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  1. #1
    Join Date
    Mar 2002
    Posts
    93

    Question

    In our market there are not very many techs using comb. analyzers, is it a tool that is nessisary? how does it calculate efficiency on a gas furnace?

  2. #2
    Join Date
    Mar 2005
    Location
    Suppy NC
    Posts
    4,513
    I just ordered a new one. In todays market and the fact coustomers are smarter and more concerned about the efficiency of thier unit it has become a nessary tool

  3. #3
    Join Date
    Aug 2003
    Location
    Central Kentucky
    Posts
    6,248
    I would consider it a necessary tool.

    The efficiency calculations from a analyzer should be ignored, the only efficiency we should be concerned with is thermal efficiency.
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  4. #4
    Join Date
    Mar 2002
    Posts
    93
    Thermal efficiency? explain. This temp rise? i know i should know this.

  5. #5
    Join Date
    Aug 2003
    Location
    Central Kentucky
    Posts
    6,248
    It's the actual BTU's being delivered from the furnace versus the rated BTU output of the furnace.

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  6. #6
    Join Date
    Mar 2002
    Posts
    93
    and an analyzer does that?

  7. #7
    Join Date
    Aug 2003
    Location
    Central Kentucky
    Posts
    6,248
    No,it doesn't.

    You can do it with a thermometer & a magnehelic.

    You need CFM & delta T to figure it based on the sensible heat formula.
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  8. #8
    Join Date
    Mar 2002
    Location
    Gaylord, Michigan
    Posts
    729
    Originally posted by davidr
    I would consider it a necessary tool.

    The efficiency calculations from a analyzer should be ignored, the only efficiency we should be concerned with is thermal efficiency.
    Is thermal efficency taking into account the total system? As in duct system?

    If so, wouldnt it be to the techs advantage to have both figures at their fingers? One to show that (possibly) the furnace is working at 90% efficency, but the customers total system is 75% efficent?

    Which in turn could lead to duct renovations. Or am I totally off base here?

  9. #9
    Join Date
    Aug 2003
    Location
    Central Kentucky
    Posts
    6,248
    Originally posted by Christheheatingdude


    Is thermal efficency taking into account the total system? As in duct system?

    If so, wouldnt it be to the techs advantage to have both figures at their fingers? One to show that (possibly) the furnace is working at 90% efficency, but the customers total system is 75% efficent?

    Which in turn could lead to duct renovations. Or am I totally off base here?
    The duct system should be included in the true thermal efficiency of any system,unfortunately most contractors don't have the tools to make these measurements.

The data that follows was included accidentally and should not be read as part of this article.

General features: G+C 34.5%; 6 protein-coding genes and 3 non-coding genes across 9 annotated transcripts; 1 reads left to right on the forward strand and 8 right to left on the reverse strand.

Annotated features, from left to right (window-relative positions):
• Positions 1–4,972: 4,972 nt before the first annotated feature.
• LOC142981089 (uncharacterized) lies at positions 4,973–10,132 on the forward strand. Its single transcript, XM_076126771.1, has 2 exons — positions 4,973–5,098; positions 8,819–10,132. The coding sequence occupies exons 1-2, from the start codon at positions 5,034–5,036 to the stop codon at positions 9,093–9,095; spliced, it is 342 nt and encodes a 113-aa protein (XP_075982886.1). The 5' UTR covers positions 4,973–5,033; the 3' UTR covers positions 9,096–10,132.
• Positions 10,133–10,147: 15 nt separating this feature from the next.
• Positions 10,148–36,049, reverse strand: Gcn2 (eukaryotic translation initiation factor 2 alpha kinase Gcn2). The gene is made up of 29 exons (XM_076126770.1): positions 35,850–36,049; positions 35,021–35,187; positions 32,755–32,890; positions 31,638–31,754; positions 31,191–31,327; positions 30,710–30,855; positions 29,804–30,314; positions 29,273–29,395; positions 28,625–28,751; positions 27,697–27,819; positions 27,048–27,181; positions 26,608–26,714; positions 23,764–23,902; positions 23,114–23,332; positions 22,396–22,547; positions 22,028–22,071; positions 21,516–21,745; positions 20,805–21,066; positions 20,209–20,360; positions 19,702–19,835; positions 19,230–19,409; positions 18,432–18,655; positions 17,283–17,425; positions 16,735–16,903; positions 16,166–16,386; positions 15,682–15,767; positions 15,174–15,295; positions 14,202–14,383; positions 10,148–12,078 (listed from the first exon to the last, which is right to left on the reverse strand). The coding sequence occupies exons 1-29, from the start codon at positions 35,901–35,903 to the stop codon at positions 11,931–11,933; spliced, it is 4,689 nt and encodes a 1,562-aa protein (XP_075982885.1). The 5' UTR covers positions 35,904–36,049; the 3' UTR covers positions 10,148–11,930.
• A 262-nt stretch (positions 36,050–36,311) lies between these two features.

We check the efficiency of the equipment & the duct system it is the only way to verify actual BTU delivery is being accomplished.

    I would say no you are not off base, you have a very real grasp of things.

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  10. #10
    Join Date
    Oct 2005
    Posts
    69
    Keep in mind there are two different efficiencies in a furnace or any combustion device. The combustion analizers tell you your gas air ratio and tells you that you have a clean burning flame. You can adjust your gas pressure to maximize efficiency but most manufactures call for 3.5"wc. to test the efficiency of the furnace you clock the gas meter with in and out temps. A 60% efficient furnace can have a very efficient burn ratio but it's still a very inefficient furnace is it not.

  11. #11
    Join Date
    Aug 2002
    Location
    Westlake, Ohio
    Posts
    2,478
    Since the gas industry has stated that the BTU's of natural gas will not be consistant this year it would be impossible to set a furnace correctly by measuring gas pressure or clocking a meter. 3-1/2" only works in a perfect world. Gas BTU's vary all over the country and one gas pressure does not address all the differences. A combustion analyzer is the only way to set up a furnace correctly by measuring Oxygen, Stack Temperature and CO. Then the Delta T needs to be checked along with airflow to determine how many BTU's are actually being transferred to the plenum from the fuel. With the high cost of fuel this year people will be looking for savings and this cannot be accomplished without a combustion analyzer and the necessary training on how to use it.
    captain CO

  12. #12
    Join Date
    Oct 2005
    Posts
    69
    Doe not the gas valve automatically compensate for a fluctuation in gas pressure. It never hurts to have good equipment to do the best job for your customer as you can. But does the meter actually tell you what is being transferred to the heat exchanger or what is capable of being transferred to the heat exchanger. A oxy/acetylene torch at 5000 degrees can easily cut thru half inch steel but can't cut thru a .005 piece of rust. All the tools of the trade make for a better more efficient job. Do not all the new furnaces have inshot burners that are non adjustable? Even the ribbon burners are not adjustable anymore.

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